When a company hires a dev shop to build a Hyperledger Fabric blockchain, they're looking for someone to rebuild an entire slice of their supply chain. In my previous role, one of our major successes was migrating an automotive title management software company onto a blockchain network. Now that's a mouthful, but to accomplish this, we had to first station a solution architect and project manager on-site for two weeks while they learned about the automotive-title business. Then, we had to upload tens of millions of existing automotive titles onto the blockchain, which was the most difficult technical challenge we faced that quarter. And, we had to complete on-site training sessions for each counterparty involved in the automotive title lifecycle. Building this new business process was nothing short of a 10,000 foot dive into the deep sea of automotive title transfer, which is good if that's an industry you want to get into. But for those of us who want to build modular infrastructure for other people to build applications on top of its an astonishingly high upfront cost, and most of the billable hours are from the "solution architecture" (i.e consulting) time it took to understand the business process well enough to design a blockchain network around. 

This is a generalized business process use-case that is best served by industry experts or Park Avenue consulting firms (industry experts).

Building an open architecture for the "internet of finance" is a much stronger and defensible position to be in, for two reasons. 

In the blockchain space, there's a constant debate between protocols, namely the utility of digital money versus self-sovereign applications. On the digital money side, Bitcoin maximalists rejoice at the prospect of an asset that's agnostic to the inflationary-whims of a central bank, while relishing the freedom of being able to transport a billion dollars of value with nothing else but a 32-character private key. Meanwhile, Ethereum fans participate in hackathons, build business networks, and co-opt plans to return liberty to the users of the internet whose power has been usurped by our monopoly overlords: Facebook, Amazon, Apple, and Google. 

The second killer app of cryptocurrency (the first is a permissionless and deflationary currency called Bitcoin) was the equity crowdfunding app, also known as an ICO. The ICO was the second killer app of crypto, and the first killer app of Ethereum. When Ethereum was founded in 2014, the organization raised $20mm by pre-selling units of digital currency, called Ether, which could be used to pay transaction costs on a new distributed network of computers, called Ethereum. In 2017, the amount of money raised in ICOs topped the amount of money raised in Seed, A, and B venture rounds combined.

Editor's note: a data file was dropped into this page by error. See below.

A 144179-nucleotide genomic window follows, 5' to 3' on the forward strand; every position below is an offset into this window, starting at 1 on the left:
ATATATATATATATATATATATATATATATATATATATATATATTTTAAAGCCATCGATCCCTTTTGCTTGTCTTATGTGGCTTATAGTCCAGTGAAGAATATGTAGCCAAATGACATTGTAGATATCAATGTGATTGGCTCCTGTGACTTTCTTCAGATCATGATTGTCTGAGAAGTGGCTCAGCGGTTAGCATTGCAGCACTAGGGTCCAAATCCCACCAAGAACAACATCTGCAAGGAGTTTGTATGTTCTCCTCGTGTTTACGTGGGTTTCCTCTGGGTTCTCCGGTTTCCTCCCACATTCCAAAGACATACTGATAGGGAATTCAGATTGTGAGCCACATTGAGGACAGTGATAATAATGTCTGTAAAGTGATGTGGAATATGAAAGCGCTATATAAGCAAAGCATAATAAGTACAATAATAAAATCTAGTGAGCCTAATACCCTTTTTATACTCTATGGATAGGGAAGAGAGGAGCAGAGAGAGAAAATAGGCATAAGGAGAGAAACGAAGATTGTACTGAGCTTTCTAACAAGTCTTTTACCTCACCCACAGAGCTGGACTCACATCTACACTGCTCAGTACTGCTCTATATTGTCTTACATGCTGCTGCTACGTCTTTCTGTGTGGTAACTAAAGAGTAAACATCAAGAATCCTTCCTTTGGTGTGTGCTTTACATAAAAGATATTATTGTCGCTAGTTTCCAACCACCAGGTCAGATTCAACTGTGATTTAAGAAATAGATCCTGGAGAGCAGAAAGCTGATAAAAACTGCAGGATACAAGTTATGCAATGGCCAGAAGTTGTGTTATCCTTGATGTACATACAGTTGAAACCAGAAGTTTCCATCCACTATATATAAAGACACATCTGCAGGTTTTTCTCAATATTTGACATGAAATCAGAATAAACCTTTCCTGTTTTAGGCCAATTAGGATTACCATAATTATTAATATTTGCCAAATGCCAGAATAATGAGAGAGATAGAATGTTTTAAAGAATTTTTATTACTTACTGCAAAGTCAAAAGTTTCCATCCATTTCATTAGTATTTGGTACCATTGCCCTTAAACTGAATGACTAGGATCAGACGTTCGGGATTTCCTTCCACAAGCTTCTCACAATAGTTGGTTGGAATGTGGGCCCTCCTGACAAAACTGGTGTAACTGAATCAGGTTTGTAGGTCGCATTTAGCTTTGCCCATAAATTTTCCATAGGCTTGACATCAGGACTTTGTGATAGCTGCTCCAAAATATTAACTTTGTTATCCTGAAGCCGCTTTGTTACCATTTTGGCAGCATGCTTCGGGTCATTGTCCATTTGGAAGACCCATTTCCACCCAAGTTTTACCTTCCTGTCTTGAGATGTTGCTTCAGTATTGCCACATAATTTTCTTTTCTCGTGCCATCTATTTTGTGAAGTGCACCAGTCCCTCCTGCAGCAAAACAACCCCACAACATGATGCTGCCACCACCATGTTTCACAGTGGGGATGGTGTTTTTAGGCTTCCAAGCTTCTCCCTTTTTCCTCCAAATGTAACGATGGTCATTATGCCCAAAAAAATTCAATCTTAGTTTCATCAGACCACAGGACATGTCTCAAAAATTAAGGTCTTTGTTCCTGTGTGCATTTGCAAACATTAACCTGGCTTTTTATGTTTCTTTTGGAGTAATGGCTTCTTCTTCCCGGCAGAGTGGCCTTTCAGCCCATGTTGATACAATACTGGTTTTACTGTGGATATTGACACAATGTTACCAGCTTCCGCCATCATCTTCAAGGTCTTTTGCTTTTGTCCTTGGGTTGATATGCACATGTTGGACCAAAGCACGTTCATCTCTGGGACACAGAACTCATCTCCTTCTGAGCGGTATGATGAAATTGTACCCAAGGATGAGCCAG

Target and Non-Target Markets

The interesting thing about tokens is that instead of relying on the creation of a marketplace to aggregate demand for the commodity itself (Stubhub for tickets, Uber for cabs, Airbnb for apartments), the tokenization model aggregates demand around the speculative market for that commodity. 

By creating markets for services in which the speculative asset is used for the underlying product, tokens bridge the gap between investors and users, which compounds the combined value and utility of the product. 

So far, this model has proved effective at drawing increased demand for subpar products. This is why ICOs have become notorious for scams. Many projects drew early interest from speculators but lacked the functionality to sustain meaningful adoption of the service itself. 

What remains to be seen is whether a genuinely useful digital service with an underlying token will actually cause it to grow faster. Would Airbnb have experienced faster growth when it was launched in 2008 if users had to rent apartments using tokens? 

Additionally, speculative markets which affect the price of a commodity-based market can input erroneous entrepreneurial signals into the market. This is the Austrian argument for shunning Central Bank interference into an economy. An invisible hand which tries to predict the future may inevitably skew the genuine behaviors of economic actors and snarl the non-verbal coordination that naturally occurs in well-functioning markets.

In spite of any utility, tokens do offer a 250x increase in retail owners, 30x greater pool of US buyers, and 1000x shorter time to liquidity with no dilution in equity. This is a huge improvement on having capital  monopolized by venture capitalists, and it poses an existential threat to venture investors who lack any specialized advisory knowledge that would warrant diluting equity for their capital. 

The main challenge with building applications atop private networks is aligning the network incentives among network participants. If a user was to tokenize an asset on a private network, we'd need to sit down with our customer and decide on a counterparty who will honor the value of that asset at the point of sale. Public networks are existing, high-volume marketplaces, which customers can plug into using NPM libraries. Private networks are specialized marketplaces for a small number of participants.

Bitcoin was released in 2008 -- Ethereum in 2014. But in the span of a decade, cryptocurrencies have posed a meaningful threat to the status quo in central banking and venture investing. The promise of blockchain technology is broad, and it can be difficult to untangle the different threads manifest in the ideology of its supporters. It's possible to imagine a future where our payroll is processed on a Hyperledger-run blockchain, and it's also possible to imagine a future where investors in Korea own fractional shares in our Brooklyn condominiums. Many unknowns remain. 

But if there is one thing certain, it’s the changing landscape of our financial ecosystem.